Oral Cancer: What You Need to Know
Oral cancer is making headlines because it now affects more people than at any point in history. It also affects a different demographic than in previous decades. Oral cancer is changing, and here is what you need to know.
What is Oral Cancer?
A simple definition is any type of cancer that develops in the mouth. Some may refer to it as mouth cancer, tongue cancer, gum cancer, and throat cancer. As with most cancers, oral cancer occurs when the body’s cells malfunction and change. These cellular changes in the mouth result in sores or growths that do not go away on their own.
Oral cancer can occur as several different types of cancer. The vast majority (over 90%) are squamous cell carcinomas, which is also a type of skin cancer. Because it affects the outermost layer of tissue lining the mouth, it is often the result of a surface irritant.
What Causes Oral Cancer?
There are several known causes of oral cancer. We will break it down into two categories: the “traditional” oral cancer, and the “new” oral cancer.
For decades, oral cancer occurred most commonly in a certain demographic. The typical oral cancer patient was an older, white, male smoker/tobacco user, who also consumed alcohol. This constitutes the “traditional” type of oral cancer. Traditional oral cancer occurs on the sides of the tongue or the floor of the mouth.
“Traditional” Causes of Oral Cancer
- Smoking or smokeless tobacco use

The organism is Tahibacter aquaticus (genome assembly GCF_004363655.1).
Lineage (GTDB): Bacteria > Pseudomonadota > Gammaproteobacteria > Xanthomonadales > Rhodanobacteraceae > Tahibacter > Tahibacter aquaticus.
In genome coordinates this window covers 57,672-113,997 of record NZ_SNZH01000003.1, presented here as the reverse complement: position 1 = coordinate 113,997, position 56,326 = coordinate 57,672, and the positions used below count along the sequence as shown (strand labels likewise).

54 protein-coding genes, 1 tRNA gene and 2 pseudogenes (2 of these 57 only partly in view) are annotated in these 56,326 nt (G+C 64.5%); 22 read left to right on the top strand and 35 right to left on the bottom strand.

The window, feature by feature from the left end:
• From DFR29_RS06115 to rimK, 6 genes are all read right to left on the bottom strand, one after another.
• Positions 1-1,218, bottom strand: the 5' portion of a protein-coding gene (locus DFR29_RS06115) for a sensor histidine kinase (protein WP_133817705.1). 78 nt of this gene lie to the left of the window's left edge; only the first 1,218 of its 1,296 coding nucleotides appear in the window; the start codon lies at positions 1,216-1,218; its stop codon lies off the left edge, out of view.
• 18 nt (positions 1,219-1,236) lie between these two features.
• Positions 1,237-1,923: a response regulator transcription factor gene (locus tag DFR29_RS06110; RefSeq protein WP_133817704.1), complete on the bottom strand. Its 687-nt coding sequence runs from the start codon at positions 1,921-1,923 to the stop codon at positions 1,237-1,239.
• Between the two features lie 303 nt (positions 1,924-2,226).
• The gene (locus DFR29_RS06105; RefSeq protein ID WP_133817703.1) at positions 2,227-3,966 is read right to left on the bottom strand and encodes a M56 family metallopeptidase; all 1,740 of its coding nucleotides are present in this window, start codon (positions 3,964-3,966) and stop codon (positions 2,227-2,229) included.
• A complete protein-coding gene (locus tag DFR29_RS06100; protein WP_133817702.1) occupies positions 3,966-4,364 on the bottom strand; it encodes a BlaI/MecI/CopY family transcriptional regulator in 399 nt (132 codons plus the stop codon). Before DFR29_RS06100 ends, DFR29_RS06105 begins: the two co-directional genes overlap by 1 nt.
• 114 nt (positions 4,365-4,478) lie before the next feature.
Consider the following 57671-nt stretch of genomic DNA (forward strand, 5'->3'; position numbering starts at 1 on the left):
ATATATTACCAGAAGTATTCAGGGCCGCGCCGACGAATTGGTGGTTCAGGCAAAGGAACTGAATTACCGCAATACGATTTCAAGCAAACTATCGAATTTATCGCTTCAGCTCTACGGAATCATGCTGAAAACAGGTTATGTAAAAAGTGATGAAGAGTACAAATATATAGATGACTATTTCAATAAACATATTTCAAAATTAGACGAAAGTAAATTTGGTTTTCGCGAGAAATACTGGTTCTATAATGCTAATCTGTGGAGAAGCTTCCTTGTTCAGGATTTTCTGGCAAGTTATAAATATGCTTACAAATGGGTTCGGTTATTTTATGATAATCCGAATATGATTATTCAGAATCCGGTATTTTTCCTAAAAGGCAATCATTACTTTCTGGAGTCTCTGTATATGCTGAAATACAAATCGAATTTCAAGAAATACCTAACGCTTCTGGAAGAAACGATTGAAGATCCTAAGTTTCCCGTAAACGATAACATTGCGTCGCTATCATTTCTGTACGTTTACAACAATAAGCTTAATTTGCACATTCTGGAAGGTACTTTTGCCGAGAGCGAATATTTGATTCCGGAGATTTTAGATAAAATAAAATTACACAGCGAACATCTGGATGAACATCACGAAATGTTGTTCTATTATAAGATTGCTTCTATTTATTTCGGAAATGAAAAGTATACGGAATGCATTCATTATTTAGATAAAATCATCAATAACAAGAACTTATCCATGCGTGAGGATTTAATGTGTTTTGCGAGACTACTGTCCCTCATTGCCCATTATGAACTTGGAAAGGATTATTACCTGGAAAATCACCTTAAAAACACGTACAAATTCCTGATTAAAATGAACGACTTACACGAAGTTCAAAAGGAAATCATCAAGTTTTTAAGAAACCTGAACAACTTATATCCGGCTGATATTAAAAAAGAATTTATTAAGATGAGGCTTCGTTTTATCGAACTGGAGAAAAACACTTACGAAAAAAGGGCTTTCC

- Alcohol abuse
- Chronic oral infections, including cavities and gum disease
- Sun exposure on
the lower lip
The “New” Cause of Oral Cancer
However, there is a new type of oral cancer, affecting a younger demographic of patients who have never used tobacco, affecting both males and females. This changing stereotype of oral cancer patients led to scientific research to determine the changing causes of oral cancer.
The results showed that infection with the Human Papilloma Virus is the number one cause of oral cancer in young men and women with no history of tobacco and alcohol use. HPV is a sexually transmitted virus, and most people who are infected never even know they have it. The body typically clears the virus within 2 years of infection. Some strains of HPV are stronger than others, and in particular, HPV16 has been associated with oral cancer.
This type of oral cancer presents in a different location than traditional oral cancer; it most frequently occurs at the back of the mouth near the opening to the throat.
Who is At Risk for Oral Cancer?
Almost 50,000 people will be diagnosed with oral cancer this year. Due to the changing demographics of oral cancer, anyone can be at risk. Some people have a higher risk for developing oral cancer based on their exposure to the listed causes.
This means the longer someone uses tobacco or alcohol, the greater his or her oral cancer risk. The longer the mouth suffers from chronic infections, like cavities and periodontal disease, the greater the risk. These traditional causes of oral cancer require long-term exposure, and therefore usually affect middle-aged to elderly people.